T C 357 • Race and Medicine in American Life
5:00 PM-6:30 PM
This course examines the relationship between African Americans and the American medical profession from the era of plantation slavery to the present day. The course divides the history of this relationship into several periods: the era of plantation medicine during the antebellum period; the formation and propagation of ideas about African American health following Emancipation; the practice of segregated medicine up until the 1960's; interactions between black physicians and the American Medical Association prior to and during the Civil Rights era; and the period from the 1960s to the present.
The course is built around two major themes: the history and dynamics of the estrangement of African Americans from the white medical establishment, and how racial folklore has influenced the diagnosis and treatment of black patients. Many inaccurate accounts of "racial" differences in anatomy, physiology, psychology, and immunity to disease persisted in the medical, psychiatric, and anthropological literatures for much or all of the twentieth century. Most of this history has remained unknown to successive generations of American physicians. We will examine the copious evidence of racially differential treatment and diagnosis that has appeared in medical literature over the past ten years. We will then examine how white physicians have reacted to these findings and have talked among themselves and with others about physician behaviors they cannot explain because they do not think historically about race and medicine.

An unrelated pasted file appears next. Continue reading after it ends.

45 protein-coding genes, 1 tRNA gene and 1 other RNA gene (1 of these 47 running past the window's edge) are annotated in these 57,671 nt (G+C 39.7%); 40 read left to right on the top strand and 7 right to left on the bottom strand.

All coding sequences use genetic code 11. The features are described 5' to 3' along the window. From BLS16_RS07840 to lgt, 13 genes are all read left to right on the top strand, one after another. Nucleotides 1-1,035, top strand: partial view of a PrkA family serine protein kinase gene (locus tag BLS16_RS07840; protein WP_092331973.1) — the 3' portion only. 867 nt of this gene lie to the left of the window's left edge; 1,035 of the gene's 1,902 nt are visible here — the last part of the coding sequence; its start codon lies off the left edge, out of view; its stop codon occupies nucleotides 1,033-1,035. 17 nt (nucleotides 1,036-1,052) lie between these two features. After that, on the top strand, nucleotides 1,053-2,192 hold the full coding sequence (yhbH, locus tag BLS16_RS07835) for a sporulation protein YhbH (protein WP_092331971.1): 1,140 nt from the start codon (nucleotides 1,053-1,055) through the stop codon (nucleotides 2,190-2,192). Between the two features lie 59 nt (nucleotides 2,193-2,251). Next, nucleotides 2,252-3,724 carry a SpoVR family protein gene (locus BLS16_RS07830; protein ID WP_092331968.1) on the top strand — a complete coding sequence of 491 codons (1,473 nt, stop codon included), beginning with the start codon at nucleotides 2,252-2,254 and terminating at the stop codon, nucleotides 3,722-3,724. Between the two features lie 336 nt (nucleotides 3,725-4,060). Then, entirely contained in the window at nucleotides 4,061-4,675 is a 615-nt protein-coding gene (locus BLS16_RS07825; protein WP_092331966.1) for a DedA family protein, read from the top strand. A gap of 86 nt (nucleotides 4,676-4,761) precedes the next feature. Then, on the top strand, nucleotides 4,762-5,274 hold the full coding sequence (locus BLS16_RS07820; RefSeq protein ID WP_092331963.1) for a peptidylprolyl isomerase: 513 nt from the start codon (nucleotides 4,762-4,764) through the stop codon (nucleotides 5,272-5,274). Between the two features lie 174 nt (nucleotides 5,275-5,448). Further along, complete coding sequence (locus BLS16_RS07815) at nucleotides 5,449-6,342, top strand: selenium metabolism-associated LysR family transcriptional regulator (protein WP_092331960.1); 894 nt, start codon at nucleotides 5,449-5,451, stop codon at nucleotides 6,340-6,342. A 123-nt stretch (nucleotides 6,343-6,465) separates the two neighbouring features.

A substantial research and writing project of a standard which will prepare Plan II students for their senior thesis. This may involve shorter pieces, revised and incorporated in the term paper. 16-18 pages minimum. Active participation in the seminar discussion.
James Jones, Bad Blood: The Tuskegee Syphilis Experiment
A packet of readings from scholarly journals and books in anthropology, history, medicine, sociology, biology, and other fields.
About the Professor
Professor Hoberman is a cultural historian whose research areas include the history of racial folklore and topics within the history of modern medicine. He has taught courses at UT on the history of racial ideas, the history of antisemitism, race and sport, and race and medicine. His most recent book is Darwin's Athletes: How Sport Has Damaged Black America and Preserved the Myth of Race (1997). He is currently writing a social and medical history of synthetic testosterone drugs. He received a President's Associates Teaching Excellence Award in 1988.